The need for a simple encoding scheme that used only keys available on an ordinary keyboard was felt in the early days of the RMIM newsgroup where lyrics and trivia about Indian popular movie songs was being discussed. In parallel was a Sanskrit Mailing list that quickly felt the need of an exact and unambiguous encoding. ITRANS emerged on the RMIM newsgroup as early as 1994. This was spearheaded by Avinash Chopde,who developed a transliteration package. Its latest version is v5.34. The package also enables automatic conversion of the Roman script to the Indic version.
ITRANS was in use for the encoding of Indian etexts - it is wider in scope than the Harvard-Kyoto scheme for Devanagari transliteration, with which it coincides largely, but not entirely. The early Sanskrit mailing list of the early 1990s, almost same time as RMIM, developed into the full blown Sanskrit Documents project and now uses ITRANS extensively, with thousands of encoded texts. With the wider implementation of Unicode, the traditional IAST is used increasingly also for electronic texts.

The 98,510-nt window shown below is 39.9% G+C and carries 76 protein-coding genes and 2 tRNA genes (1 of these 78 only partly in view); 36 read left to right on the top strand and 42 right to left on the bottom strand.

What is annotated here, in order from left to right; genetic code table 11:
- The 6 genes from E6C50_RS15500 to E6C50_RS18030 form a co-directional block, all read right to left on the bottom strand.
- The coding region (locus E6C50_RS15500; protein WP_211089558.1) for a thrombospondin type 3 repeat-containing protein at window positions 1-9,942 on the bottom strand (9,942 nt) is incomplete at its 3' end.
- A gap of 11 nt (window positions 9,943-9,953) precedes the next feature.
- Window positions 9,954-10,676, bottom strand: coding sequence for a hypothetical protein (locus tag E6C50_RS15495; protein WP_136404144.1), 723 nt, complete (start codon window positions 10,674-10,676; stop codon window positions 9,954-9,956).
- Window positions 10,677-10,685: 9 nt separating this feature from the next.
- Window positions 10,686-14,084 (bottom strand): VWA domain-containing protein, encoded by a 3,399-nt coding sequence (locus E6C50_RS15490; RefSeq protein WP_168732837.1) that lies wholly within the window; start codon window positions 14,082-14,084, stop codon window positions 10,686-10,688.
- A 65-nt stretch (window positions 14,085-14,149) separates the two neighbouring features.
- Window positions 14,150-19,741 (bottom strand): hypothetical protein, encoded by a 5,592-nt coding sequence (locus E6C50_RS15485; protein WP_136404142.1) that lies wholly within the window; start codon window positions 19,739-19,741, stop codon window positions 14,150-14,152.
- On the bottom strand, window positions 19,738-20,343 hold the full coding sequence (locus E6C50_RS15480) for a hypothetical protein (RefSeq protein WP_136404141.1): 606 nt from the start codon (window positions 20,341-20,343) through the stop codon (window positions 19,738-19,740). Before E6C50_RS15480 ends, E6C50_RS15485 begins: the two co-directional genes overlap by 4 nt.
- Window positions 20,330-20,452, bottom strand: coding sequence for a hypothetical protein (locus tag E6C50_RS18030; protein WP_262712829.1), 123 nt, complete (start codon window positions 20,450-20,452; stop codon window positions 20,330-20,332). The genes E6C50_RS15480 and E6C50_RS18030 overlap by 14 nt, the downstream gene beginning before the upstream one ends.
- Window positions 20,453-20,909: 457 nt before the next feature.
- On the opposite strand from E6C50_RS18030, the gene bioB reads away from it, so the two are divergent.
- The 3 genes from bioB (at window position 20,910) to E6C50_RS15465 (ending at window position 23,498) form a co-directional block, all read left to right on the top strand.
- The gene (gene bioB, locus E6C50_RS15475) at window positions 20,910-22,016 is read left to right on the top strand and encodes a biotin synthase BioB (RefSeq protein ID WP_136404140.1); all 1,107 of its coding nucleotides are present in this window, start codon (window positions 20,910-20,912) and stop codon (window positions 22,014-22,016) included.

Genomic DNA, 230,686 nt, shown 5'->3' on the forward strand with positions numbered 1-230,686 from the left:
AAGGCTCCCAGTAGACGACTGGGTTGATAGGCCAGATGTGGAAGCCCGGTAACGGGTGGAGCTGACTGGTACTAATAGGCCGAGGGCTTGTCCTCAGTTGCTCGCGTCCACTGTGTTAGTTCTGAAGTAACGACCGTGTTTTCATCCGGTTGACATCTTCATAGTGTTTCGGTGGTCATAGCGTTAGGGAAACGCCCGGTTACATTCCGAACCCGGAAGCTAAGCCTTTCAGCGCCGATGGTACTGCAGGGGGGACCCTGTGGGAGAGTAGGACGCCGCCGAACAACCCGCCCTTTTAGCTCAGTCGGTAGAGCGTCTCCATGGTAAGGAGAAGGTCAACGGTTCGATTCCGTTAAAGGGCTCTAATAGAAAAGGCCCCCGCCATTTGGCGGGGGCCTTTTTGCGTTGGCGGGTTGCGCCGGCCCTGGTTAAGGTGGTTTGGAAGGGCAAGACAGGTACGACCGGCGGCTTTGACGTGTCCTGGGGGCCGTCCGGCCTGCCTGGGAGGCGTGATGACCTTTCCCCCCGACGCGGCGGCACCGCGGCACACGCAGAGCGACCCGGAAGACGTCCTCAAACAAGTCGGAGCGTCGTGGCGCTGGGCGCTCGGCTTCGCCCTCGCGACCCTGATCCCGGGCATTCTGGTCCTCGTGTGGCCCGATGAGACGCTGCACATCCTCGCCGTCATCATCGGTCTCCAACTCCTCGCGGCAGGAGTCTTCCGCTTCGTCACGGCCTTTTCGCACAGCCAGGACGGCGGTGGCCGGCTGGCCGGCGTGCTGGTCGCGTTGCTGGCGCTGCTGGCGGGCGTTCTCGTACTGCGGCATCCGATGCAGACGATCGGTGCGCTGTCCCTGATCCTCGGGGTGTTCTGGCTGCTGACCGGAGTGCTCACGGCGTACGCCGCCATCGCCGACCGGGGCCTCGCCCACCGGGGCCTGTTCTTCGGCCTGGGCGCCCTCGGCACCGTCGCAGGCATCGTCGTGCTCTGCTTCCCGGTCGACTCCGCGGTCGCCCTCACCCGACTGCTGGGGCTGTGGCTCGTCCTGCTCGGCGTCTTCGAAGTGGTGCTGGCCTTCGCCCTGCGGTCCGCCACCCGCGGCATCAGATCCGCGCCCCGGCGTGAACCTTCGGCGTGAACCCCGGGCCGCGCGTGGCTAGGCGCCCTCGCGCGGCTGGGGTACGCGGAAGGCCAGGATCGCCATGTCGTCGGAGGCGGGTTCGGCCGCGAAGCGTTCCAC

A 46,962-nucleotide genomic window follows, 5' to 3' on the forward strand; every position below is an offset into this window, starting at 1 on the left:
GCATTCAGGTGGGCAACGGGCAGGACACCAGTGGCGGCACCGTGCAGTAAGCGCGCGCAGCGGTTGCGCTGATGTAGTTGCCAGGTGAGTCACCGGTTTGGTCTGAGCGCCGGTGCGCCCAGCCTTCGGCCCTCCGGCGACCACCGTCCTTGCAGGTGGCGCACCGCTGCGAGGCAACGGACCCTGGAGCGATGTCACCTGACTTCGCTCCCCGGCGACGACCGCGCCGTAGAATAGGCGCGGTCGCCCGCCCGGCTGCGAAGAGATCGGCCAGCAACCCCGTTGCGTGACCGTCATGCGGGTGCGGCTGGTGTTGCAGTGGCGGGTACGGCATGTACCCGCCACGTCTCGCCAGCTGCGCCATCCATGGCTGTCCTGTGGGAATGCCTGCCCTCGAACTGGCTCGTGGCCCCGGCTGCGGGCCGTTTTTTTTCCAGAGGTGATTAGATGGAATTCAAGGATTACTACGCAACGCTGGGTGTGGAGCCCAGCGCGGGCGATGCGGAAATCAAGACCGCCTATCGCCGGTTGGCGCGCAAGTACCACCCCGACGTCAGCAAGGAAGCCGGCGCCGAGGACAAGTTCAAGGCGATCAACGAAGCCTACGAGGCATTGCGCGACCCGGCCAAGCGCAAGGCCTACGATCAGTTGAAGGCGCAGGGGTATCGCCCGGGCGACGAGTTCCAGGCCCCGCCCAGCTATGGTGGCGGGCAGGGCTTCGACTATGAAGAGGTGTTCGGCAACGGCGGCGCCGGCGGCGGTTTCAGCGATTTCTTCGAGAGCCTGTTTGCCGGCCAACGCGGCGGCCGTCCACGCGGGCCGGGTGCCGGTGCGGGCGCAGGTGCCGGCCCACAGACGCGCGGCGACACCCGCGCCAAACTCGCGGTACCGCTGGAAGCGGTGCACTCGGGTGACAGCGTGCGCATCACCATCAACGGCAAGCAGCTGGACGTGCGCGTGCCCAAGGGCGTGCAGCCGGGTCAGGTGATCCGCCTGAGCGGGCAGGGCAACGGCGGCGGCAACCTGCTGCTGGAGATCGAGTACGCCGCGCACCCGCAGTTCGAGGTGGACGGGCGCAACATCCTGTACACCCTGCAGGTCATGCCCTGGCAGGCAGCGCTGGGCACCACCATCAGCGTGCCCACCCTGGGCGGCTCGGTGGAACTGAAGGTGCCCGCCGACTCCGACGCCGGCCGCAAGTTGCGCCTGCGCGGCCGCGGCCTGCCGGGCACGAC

Like the Harvard-Kyoto scheme, the ITRANS romanization does not use any diacritical sign not found on the common English-language computer keyboard, and it is quite easy to read and pick up.